A ‘Renewed Commitment’ to Criminial Immigration Enforcement

With the directive being aimed at prosecutors throughout the nation, it is likely that we will see more immigration-related prosecutions in Colorado than in previous years.

Following a tour of our Southern border and an animated speech encouraging increased immigration enforcement, Attorney General Jeff Sessions issued a memo asking U.S. Attorneys to intensify efforts in criminally prosecuting immigration violations.
In a memo released April 11, Sessions, focusing largely on non-violent crimes, reaffirmed the commitment to enforcing criminal laws at the border and highlighted five specific areas where “consistent and vigorous enforcement” were warranted. These areas are:
Alien Harboring under 8 U.S.C. § 1324: This statute is very broadly drafted, and the memo emphasizes that it includes both concealing and transporting undocumented immigrants. The memo encourages prosecutions of individuals bringing in three or more individuals or in cases with aggravating factors such as injury or sex assault. This statute can also be used to prosecute employers that knowingly hire undocumented immigrant workers.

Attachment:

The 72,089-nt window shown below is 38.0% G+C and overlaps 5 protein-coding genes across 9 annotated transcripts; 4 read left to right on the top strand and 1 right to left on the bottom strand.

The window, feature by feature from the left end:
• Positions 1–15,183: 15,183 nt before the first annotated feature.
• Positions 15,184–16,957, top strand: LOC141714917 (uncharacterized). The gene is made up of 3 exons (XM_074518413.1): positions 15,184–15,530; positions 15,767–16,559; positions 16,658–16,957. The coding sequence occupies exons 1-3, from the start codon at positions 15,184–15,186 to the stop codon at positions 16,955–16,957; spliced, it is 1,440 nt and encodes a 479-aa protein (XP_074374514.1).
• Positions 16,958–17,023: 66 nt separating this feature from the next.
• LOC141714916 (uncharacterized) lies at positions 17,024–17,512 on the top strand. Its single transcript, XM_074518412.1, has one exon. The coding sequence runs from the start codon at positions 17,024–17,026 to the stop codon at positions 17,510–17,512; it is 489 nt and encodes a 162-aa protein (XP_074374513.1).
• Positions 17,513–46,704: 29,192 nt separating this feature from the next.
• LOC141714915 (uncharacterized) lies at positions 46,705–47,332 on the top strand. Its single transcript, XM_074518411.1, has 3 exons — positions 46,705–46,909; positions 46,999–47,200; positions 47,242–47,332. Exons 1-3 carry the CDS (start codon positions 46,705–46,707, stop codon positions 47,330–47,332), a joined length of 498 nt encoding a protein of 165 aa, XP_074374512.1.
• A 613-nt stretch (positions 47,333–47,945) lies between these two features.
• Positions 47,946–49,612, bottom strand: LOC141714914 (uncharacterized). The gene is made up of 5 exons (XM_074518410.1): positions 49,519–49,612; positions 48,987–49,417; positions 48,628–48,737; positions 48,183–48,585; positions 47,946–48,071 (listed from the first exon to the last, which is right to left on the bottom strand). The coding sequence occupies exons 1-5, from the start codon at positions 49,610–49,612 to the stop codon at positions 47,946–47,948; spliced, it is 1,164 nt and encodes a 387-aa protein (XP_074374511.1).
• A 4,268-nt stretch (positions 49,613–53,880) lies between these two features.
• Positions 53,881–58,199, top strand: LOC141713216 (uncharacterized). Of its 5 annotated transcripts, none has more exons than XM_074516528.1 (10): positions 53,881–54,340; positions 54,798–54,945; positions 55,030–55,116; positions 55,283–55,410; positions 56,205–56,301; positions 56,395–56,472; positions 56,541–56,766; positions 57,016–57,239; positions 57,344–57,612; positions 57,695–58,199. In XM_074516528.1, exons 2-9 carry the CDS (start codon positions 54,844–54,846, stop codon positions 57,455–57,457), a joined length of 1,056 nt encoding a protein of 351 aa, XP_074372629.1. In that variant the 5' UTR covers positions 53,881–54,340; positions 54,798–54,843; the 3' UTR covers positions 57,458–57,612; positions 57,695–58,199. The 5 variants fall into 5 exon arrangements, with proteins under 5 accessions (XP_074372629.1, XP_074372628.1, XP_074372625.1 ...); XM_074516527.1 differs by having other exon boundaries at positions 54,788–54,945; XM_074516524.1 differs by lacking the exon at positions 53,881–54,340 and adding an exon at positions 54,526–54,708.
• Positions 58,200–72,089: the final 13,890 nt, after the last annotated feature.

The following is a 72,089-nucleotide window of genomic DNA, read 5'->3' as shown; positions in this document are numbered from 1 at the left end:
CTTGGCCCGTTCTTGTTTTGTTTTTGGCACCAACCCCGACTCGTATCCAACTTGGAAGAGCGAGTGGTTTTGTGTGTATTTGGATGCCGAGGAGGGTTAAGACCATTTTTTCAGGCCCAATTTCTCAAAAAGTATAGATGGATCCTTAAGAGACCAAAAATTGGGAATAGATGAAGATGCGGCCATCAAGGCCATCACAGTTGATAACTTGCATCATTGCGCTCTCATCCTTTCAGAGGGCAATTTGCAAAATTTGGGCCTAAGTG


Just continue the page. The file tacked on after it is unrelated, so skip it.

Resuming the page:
Felony re-entry under 8 U.S.C. § 1325: Individuals with two or more previous misdemeanor re-entry cases under the same section will be targeted for felony prosecution. This particularly applies to individuals who have aggravating factors such as previous criminal convictions or suspected gang ties. This section will also be used to prosecute people who marry for the purposes of evading immigration laws.

To read this story and other complete articles featured in the April 24, 2017 print edition of Law Week Colorado, copies are available for purchase online.